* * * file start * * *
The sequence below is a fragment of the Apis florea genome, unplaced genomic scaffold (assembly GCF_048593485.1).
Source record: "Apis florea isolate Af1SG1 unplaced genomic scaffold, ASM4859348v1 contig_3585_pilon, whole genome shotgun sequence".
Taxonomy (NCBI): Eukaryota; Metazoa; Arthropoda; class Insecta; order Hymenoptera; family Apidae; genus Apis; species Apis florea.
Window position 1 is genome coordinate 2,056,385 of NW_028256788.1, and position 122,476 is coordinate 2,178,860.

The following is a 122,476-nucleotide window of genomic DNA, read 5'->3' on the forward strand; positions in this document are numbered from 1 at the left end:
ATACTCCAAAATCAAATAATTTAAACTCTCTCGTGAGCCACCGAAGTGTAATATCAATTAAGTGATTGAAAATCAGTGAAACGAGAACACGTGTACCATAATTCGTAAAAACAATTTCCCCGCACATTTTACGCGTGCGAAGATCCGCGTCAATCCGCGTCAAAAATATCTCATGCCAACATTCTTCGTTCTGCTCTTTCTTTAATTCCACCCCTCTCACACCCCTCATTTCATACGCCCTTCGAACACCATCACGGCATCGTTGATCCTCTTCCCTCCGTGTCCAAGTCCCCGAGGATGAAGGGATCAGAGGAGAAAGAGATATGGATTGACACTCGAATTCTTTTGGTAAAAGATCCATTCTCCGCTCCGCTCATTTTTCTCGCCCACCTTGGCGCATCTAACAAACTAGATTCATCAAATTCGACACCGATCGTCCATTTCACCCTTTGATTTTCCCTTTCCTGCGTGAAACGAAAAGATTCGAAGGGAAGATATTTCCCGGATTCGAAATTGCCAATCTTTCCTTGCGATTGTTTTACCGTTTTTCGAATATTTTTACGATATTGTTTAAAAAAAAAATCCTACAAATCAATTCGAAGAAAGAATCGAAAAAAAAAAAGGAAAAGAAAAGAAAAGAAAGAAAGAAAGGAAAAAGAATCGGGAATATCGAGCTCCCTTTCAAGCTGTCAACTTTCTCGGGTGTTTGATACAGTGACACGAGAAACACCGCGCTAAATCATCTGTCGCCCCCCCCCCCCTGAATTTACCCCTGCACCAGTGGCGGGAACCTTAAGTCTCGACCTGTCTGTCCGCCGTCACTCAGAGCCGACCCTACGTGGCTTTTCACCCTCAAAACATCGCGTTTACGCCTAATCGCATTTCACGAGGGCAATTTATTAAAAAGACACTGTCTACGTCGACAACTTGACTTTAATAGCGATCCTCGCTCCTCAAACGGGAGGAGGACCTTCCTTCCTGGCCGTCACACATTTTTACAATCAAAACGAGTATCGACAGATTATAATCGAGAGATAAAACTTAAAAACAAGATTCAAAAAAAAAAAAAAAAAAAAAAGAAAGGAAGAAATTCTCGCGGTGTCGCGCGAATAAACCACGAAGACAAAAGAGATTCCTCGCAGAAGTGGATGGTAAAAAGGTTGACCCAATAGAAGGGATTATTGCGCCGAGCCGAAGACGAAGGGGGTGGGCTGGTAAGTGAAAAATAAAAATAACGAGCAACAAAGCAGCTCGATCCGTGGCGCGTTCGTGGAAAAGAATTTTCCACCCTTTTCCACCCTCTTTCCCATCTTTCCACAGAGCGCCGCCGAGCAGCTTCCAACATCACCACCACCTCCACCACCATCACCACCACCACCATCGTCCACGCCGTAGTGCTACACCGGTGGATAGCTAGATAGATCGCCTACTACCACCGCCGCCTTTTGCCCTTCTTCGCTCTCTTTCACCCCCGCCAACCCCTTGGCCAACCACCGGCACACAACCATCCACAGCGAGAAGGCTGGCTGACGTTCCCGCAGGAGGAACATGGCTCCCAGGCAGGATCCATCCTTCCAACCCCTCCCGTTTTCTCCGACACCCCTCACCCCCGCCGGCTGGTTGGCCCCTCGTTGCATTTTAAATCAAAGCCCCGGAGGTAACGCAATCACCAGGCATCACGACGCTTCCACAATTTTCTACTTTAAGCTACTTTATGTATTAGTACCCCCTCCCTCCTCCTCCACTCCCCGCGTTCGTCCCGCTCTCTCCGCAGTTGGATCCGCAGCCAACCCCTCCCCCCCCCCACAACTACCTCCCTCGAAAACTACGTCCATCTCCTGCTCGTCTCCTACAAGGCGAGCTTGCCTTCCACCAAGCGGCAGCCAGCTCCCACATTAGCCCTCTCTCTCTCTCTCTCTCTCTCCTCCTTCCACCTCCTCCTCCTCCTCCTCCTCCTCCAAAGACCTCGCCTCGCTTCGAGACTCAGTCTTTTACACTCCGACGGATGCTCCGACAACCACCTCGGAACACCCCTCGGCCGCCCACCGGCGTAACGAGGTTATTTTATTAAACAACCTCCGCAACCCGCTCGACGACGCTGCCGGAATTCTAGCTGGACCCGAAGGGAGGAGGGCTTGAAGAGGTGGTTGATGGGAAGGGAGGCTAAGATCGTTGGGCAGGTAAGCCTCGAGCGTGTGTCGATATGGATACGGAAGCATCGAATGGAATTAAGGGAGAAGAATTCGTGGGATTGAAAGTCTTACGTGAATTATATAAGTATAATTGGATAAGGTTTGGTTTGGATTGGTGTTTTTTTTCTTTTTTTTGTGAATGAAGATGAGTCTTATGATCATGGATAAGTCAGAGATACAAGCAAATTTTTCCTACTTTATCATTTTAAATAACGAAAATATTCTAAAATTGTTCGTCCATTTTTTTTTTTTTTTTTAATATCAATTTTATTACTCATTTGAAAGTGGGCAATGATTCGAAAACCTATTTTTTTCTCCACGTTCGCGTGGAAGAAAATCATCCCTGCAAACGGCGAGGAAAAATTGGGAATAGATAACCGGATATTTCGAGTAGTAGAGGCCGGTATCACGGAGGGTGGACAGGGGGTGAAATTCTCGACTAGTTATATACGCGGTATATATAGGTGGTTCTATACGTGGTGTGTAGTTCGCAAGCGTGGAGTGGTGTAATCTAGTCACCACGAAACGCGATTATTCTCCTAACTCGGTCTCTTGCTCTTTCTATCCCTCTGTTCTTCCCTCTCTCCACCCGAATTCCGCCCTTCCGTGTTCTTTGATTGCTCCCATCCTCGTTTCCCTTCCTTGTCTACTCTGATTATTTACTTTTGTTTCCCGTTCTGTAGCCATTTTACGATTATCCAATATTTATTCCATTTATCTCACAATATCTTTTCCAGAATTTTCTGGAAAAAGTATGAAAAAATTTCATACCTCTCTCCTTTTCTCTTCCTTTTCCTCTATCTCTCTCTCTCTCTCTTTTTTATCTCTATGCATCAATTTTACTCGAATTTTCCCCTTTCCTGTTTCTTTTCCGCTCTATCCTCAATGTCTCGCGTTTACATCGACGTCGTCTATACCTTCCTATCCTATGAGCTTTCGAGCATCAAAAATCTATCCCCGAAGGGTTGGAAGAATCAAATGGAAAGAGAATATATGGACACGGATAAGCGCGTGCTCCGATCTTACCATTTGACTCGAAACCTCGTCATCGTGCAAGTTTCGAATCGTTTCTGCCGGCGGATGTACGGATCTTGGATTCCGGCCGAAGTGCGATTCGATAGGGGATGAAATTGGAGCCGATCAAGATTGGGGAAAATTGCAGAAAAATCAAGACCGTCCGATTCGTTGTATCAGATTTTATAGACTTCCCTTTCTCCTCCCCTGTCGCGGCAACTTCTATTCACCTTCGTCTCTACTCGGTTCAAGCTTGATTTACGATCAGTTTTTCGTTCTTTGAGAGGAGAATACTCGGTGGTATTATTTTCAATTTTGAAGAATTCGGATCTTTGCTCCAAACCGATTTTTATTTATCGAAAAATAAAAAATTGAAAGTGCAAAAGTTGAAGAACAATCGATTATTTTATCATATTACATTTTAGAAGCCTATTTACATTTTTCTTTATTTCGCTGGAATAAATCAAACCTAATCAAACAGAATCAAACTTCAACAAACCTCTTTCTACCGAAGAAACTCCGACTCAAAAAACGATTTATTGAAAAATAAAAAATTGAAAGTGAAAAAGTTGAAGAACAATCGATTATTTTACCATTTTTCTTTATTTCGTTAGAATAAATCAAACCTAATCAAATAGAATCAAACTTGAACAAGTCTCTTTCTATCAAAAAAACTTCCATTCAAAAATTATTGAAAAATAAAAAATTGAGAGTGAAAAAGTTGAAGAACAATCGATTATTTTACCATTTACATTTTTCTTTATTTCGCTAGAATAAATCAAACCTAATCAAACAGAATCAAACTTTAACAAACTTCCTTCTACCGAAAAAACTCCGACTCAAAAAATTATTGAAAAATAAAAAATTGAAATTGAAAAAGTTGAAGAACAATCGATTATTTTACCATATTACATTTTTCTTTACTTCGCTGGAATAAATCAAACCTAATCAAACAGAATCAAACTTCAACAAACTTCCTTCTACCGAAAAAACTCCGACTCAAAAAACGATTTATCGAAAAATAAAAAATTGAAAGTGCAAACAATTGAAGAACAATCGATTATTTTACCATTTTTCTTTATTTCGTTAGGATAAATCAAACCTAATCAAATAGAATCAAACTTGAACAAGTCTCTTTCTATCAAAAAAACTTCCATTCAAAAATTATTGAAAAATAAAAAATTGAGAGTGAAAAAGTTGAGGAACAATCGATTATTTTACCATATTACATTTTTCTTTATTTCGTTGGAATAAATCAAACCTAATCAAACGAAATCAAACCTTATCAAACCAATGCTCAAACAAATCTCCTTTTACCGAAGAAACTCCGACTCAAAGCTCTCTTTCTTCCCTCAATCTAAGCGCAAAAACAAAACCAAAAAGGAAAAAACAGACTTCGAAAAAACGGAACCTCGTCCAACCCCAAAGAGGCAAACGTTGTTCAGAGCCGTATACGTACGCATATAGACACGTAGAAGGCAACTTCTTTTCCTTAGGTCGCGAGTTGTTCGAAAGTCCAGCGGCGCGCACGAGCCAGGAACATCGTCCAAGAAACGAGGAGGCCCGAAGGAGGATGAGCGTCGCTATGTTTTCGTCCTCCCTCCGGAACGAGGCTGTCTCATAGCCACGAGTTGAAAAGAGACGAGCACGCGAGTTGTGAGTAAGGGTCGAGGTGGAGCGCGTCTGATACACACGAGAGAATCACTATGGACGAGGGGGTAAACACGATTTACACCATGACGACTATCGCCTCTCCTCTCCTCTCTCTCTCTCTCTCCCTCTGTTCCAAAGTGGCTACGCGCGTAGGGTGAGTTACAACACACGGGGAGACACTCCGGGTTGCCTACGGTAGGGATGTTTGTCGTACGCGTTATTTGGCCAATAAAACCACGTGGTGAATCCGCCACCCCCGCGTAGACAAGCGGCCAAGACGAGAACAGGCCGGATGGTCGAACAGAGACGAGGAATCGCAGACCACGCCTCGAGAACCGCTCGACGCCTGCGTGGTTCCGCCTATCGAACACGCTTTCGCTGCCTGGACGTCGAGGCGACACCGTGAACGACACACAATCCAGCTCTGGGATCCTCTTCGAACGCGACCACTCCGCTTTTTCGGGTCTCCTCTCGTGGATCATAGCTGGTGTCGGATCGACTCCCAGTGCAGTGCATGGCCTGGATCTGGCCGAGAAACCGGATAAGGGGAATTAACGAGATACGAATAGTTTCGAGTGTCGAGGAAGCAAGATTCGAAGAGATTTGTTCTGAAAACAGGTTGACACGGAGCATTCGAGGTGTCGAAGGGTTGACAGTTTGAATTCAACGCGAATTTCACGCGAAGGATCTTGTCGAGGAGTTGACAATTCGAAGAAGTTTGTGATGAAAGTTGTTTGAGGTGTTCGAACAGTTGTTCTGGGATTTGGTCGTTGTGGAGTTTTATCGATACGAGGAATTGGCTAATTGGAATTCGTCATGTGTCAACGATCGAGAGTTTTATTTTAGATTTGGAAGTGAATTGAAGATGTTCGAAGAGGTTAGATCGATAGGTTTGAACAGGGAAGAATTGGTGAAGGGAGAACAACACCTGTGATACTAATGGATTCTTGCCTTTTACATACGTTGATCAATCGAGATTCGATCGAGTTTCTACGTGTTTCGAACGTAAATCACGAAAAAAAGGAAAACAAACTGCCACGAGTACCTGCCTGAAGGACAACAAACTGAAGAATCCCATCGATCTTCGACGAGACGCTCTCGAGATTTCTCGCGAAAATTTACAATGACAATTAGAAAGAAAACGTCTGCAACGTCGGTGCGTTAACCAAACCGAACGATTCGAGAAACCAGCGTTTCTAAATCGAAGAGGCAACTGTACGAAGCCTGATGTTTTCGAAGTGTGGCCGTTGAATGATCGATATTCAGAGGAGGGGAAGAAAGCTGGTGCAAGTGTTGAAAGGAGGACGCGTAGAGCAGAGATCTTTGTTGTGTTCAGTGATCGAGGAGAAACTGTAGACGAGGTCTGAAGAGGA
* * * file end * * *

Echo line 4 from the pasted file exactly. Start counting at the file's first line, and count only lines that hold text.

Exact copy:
Window position 1 is genome coordinate 2,056,385 of NW_028256788.1, and position 122,476 is coordinate 2,178,860.